Collenchyma Source

  • Sclerenchyma: They are long, narrow, and thick-walled because of lignin deposition in their cell wall. They do not have any intercellular gap. Their main function is to provide strength to the plants. They are generally found in the veins of leaves, vascular tissues of stems, etc.

sclerenchyma Source

Complex Permanent Tissues These tissues are made up of more than one type of cell with a common origin and work together to perform similar functions. They help transport mineral nutrients, organic food material solutes, water, etc. Hence, they are also known as conducting and vascular tissues. These are divided into 2 types of tissues, they are:

  • Xylem: This tissue helps to transport all dissolved substances and water throughout the plant. It is also called the chief conducting tissue. These tissues are organized in a tubular fashion throughout the main axis of stems and roots. The various components of the xylem included: vessels, tracheids, xylem fibers, parenchyma, etc. Most of the conduction here is vertical, but lateral conduction occurs through the rays, which are horizontal rows of long parenchyma cells.

Xylem and Phloem Source

  • Phloem: It is also called the plant's plumbing system. They carry the dissolved food substances throughout the plant. The conduction system comprises sieve tubes, companion cells, and secondary walls. The various components of phloem included: sieve tubes, phloem fibers, companion cells, and phloem parenchyma.

Protective Tissues

The last type of plant tissue is protective tissues, and they provide support and fortification to plants. There are 2 types, cork and epidermis.

  • Cork: It is an external type of protective tissue. These cells are lifeless and lack intercellular gaps. The walls of the cells are coagulated with suberin. The main function of suberin is it makes the plant impervious to gas and other water molecules.

  • Epidermis: This is a cell made up of an outer casing throughout the structure of the plants. The stomata merge with this layer at certain places.

    Protective Tissue



  • Plant tissues are groups of cells that are similar in their origin, structure and perform similar functions.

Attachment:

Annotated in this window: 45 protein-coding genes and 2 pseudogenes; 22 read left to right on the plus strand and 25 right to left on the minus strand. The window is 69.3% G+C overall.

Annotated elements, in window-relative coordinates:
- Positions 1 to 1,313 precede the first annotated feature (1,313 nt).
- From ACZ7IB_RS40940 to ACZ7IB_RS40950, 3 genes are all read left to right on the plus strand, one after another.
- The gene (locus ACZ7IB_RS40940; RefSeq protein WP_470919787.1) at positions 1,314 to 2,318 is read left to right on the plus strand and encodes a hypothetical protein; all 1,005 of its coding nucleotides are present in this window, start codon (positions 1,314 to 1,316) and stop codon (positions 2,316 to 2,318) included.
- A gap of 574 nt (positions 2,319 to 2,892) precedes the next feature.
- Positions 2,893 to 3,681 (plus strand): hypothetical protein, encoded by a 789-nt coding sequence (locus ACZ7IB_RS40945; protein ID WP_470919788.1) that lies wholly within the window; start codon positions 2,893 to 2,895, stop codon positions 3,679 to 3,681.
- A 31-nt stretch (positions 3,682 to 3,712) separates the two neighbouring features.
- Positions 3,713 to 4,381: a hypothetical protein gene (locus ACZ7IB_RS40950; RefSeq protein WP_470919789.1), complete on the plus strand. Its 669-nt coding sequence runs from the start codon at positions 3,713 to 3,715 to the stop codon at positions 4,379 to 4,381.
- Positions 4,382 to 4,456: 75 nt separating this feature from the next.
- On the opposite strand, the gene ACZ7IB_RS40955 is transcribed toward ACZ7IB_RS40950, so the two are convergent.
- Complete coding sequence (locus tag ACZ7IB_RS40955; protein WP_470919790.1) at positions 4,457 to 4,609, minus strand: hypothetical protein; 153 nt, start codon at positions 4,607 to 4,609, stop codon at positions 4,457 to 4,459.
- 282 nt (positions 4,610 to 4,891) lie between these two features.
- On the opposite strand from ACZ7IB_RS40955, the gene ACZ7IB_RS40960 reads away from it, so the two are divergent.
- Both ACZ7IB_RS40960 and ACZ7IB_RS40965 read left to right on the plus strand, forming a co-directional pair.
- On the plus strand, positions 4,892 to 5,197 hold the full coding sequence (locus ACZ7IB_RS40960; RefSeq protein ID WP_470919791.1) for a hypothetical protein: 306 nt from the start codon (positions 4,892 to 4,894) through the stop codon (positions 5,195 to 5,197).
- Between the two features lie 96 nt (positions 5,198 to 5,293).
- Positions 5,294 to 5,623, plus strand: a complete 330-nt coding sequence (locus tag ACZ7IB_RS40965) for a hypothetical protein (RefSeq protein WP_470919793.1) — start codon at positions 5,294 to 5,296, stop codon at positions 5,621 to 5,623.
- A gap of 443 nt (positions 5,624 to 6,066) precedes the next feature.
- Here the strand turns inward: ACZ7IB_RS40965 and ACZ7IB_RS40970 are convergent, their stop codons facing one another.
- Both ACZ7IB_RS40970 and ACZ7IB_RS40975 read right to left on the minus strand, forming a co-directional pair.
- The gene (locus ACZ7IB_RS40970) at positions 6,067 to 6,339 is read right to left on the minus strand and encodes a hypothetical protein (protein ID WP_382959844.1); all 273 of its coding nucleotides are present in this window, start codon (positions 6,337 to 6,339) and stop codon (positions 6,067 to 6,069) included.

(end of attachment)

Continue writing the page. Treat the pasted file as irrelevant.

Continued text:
• They are a collection of similar cells that perform organized functions for their plants and are specialized for a unique purpose

  • Plant tissues can be classified broadly into 3 categories: Epidermal tissue, ground tissues, and vascular tissues.

  • Tissues can be categorized into meristematic tissues (can divide and redivide) and permanent tissues (cannot divide).


1. What are the types of tissues in plants?

The types of tissues in plants are Meristematic tissues, Simple permanent tissues, Complex permanent tissues, and protective tissues.

2. What are the 3 types of simple permanent tissues?

They are Parenchyma, Collenchyma, and Sclerenchyma.

3. What is an example of plant tissue?

Epidermis tissue is an example of a plant tissue that covers the outer surface of the plant and controls exthe change of gases.

4. What are the 3 main types of tissues?

The 3 main types of tissues are Epidermal tissues, vascular tissues, and ground tissues.

5. What are the tissues in a leaf?

The 3 main tissues in leaves are epidermal, vascular tissues, and ground tissues.

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  1. Plant Tissue. https://flexbooks.ck12.org/cbook/ck-12-biology-flexbook-2.0/section/9.12/primary/lesson/plant-tissues-bio/ Accessed 9 Dec, 2021.

  2. Plant Tissues and Organs Study Guide. https://flexbooks.ck12.org/studyguides/biology/plant-tissue-and-organs-study-guide.html?encodedID=SCI.BIO.631&courseContextID=5292077 Accessed 9 Dec, 2021.